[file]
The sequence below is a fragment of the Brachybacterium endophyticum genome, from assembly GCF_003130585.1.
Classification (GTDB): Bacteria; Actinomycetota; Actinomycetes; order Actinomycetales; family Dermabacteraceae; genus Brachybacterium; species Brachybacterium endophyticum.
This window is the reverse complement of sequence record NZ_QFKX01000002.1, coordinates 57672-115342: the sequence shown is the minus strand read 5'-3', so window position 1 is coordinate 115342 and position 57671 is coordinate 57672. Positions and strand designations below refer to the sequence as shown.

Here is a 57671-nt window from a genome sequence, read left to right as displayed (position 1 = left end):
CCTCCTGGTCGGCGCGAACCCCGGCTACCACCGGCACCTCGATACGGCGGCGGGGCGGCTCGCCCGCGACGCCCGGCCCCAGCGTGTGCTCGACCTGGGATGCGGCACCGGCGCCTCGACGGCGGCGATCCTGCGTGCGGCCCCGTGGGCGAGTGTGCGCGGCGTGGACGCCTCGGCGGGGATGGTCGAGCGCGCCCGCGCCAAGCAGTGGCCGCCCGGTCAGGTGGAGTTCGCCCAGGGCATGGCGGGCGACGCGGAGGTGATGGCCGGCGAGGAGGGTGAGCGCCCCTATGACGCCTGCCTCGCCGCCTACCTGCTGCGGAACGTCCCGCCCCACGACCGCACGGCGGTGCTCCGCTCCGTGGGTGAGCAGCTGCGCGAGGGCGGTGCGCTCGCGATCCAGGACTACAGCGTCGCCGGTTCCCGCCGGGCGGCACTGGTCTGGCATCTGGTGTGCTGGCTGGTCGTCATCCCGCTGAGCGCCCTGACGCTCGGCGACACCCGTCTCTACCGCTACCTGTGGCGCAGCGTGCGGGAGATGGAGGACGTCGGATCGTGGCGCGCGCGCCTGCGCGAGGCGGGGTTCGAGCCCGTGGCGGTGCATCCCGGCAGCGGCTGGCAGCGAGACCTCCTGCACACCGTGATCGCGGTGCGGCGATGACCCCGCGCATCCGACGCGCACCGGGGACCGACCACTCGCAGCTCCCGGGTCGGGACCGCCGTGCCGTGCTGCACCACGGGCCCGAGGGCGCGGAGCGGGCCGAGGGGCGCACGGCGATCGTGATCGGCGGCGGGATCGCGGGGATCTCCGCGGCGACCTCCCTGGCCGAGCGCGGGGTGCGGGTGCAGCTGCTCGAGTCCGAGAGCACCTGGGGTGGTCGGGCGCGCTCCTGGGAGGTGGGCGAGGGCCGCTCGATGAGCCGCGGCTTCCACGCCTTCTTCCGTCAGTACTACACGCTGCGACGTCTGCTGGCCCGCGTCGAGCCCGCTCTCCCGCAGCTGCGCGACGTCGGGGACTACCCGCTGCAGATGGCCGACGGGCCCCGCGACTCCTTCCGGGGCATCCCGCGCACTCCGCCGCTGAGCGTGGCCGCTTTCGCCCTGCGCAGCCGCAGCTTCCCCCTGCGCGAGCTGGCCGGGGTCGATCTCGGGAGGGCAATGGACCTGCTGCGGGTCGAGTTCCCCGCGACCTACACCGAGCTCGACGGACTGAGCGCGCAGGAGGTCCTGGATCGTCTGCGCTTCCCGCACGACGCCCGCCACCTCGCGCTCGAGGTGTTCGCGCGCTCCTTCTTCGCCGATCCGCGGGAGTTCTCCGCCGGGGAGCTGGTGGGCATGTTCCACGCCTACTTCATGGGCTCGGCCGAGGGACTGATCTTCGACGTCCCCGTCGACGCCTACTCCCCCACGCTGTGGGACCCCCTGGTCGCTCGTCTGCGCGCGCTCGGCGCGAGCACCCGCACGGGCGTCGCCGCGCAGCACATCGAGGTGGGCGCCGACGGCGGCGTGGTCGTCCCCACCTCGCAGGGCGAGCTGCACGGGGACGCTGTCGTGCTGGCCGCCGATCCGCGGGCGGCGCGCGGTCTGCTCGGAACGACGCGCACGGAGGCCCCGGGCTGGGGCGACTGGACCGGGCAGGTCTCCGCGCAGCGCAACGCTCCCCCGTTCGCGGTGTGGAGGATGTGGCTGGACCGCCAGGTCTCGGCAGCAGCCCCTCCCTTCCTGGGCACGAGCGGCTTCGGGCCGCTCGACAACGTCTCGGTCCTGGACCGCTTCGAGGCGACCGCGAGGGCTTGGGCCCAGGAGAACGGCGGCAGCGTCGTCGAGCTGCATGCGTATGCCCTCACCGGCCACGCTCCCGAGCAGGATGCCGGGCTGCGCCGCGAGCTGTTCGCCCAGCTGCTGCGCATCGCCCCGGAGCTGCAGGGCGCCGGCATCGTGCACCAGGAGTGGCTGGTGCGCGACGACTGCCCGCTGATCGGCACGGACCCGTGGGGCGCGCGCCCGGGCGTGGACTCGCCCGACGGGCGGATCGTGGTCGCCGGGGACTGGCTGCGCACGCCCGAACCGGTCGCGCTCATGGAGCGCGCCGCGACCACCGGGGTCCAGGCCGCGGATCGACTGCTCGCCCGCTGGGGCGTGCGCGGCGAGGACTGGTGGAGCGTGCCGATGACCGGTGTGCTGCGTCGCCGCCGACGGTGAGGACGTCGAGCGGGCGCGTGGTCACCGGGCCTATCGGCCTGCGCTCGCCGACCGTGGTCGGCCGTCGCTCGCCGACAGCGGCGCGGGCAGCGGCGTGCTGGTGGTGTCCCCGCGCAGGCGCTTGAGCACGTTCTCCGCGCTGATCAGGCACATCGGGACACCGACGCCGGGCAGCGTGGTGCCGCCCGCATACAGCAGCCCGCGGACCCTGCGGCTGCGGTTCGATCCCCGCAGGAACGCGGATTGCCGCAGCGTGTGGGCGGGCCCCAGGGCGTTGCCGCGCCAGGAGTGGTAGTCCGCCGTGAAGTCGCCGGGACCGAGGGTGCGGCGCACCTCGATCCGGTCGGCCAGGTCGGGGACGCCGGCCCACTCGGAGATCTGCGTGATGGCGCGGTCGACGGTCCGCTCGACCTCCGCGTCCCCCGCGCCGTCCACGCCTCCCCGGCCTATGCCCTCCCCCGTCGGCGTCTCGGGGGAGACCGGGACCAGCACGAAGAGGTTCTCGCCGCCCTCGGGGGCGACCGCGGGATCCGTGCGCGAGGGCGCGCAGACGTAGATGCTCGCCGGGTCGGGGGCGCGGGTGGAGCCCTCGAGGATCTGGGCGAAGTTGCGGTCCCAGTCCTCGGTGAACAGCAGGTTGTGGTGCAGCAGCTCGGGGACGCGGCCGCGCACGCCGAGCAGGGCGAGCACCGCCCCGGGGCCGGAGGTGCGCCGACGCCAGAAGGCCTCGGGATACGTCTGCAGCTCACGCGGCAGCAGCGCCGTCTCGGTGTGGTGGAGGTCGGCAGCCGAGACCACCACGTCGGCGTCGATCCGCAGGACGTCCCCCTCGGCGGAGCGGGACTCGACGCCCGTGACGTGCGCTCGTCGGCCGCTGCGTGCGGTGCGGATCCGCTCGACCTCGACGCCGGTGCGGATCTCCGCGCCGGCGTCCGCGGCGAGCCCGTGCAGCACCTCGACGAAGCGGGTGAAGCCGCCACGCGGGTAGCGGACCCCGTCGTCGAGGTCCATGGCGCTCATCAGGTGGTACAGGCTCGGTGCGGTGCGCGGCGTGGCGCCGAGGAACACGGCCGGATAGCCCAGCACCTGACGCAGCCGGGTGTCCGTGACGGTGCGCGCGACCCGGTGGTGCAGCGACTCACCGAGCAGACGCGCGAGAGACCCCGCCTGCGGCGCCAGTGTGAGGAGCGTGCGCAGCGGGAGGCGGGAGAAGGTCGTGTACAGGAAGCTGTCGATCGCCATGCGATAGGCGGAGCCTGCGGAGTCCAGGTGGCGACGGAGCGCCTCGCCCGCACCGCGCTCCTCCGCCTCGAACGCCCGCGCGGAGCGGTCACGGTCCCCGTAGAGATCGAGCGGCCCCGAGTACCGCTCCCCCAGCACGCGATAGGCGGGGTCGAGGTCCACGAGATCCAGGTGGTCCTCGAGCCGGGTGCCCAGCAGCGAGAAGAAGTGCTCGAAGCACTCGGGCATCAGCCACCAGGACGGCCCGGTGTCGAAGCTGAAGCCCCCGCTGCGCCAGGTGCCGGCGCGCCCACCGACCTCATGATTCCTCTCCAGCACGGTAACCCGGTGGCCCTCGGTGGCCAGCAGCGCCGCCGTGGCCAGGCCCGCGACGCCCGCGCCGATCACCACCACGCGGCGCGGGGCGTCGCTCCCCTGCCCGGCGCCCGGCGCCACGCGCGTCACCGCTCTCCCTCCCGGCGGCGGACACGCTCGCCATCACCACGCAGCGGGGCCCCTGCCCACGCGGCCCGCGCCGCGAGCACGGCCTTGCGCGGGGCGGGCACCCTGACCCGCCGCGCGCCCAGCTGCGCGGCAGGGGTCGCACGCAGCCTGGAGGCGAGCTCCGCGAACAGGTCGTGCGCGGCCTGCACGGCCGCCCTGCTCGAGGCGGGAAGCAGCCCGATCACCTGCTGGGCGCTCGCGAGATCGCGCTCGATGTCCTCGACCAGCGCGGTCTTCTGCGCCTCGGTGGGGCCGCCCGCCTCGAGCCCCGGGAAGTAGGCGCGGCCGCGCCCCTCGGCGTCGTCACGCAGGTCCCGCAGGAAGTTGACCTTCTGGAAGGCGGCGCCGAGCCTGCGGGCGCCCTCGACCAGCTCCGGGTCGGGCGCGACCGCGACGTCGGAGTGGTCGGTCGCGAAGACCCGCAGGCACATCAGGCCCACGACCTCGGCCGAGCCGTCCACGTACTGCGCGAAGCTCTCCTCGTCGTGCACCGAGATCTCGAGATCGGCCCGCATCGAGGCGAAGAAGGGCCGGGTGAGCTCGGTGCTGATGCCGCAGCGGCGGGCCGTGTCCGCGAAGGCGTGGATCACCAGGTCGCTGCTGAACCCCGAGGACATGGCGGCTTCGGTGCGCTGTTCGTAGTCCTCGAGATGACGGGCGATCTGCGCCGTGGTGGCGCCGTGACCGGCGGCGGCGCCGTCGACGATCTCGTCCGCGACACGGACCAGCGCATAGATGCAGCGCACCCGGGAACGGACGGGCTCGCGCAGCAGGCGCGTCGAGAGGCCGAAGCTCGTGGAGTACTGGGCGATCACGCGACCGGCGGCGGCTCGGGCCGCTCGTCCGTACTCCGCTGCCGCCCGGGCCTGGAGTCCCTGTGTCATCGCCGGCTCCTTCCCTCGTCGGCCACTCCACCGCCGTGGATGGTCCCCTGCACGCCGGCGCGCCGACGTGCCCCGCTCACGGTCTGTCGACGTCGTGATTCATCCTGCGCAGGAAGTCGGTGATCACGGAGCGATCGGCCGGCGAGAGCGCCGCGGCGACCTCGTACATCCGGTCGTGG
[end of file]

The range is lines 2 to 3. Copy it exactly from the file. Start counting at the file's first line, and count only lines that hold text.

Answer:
Classification (GTDB): Bacteria; Actinomycetota; Actinomycetes; order Actinomycetales; family Dermabacteraceae; genus Brachybacterium; species Brachybacterium endophyticum.
This window is the reverse complement of sequence record NZ_QFKX01000002.1, coordinates 57672-115342: the sequence shown is the minus strand read 5'-3', so window position 1 is coordinate 115342 and position 57671 is coordinate 57672. Positions and strand designations below refer to the sequence as shown.